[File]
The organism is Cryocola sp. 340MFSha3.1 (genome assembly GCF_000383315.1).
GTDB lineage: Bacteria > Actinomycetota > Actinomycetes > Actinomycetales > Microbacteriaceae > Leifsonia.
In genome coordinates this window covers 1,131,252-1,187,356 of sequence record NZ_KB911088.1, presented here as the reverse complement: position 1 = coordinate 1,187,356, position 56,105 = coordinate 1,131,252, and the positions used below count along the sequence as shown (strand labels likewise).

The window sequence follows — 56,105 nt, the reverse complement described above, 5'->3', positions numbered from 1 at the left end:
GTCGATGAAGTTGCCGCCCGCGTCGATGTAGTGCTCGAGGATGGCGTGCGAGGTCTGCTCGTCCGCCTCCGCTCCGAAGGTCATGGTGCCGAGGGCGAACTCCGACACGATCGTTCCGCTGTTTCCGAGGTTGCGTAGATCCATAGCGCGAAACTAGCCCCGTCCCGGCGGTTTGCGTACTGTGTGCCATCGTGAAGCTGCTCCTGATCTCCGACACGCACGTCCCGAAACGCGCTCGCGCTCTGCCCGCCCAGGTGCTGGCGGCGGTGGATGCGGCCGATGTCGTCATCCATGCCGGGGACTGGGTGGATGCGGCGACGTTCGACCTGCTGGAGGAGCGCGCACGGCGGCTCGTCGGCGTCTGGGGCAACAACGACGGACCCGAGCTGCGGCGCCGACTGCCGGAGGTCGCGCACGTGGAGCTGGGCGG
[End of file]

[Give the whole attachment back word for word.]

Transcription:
The organism is Cryocola sp. 340MFSha3.1 (genome assembly GCF_000383315.1).
GTDB lineage: Bacteria > Actinomycetota > Actinomycetes > Actinomycetales > Microbacteriaceae > Leifsonia.
In genome coordinates this window covers 1,131,252-1,187,356 of sequence record NZ_KB911088.1, presented here as the reverse complement: position 1 = coordinate 1,187,356, position 56,105 = coordinate 1,131,252, and the positions used below count along the sequence as shown (strand labels likewise).

The window sequence follows — 56,105 nt, the reverse complement described above, 5'->3', positions numbered from 1 at the left end:
GTCGATGAAGTTGCCGCCCGCGTCGATGTAGTGCTCGAGGATGGCGTGCGAGGTCTGCTCGTCCGCCTCCGCTCCGAAGGTCATGGTGCCGAGGGCGAACTCCGACACGATCGTTCCGCTGTTTCCGAGGTTGCGTAGATCCATAGCGCGAAACTAGCCCCGTCCCGGCGGTTTGCGTACTGTGTGCCATCGTGAAGCTGCTCCTGATCTCCGACACGCACGTCCCGAAACGCGCTCGCGCTCTGCCCGCCCAGGTGCTGGCGGCGGTGGATGCGGCCGATGTCGTCATCCATGCCGGGGACTGGGTGGATGCGGCGACGTTCGACCTGCTGGAGGAGCGCGCACGGCGGCTCGTCGGCGTCTGGGGCAACAACGACGGACCCGAGCTGCGGCGCCGACTGCCGGAGGTCGCGCACGTGGAGCTGGGCGG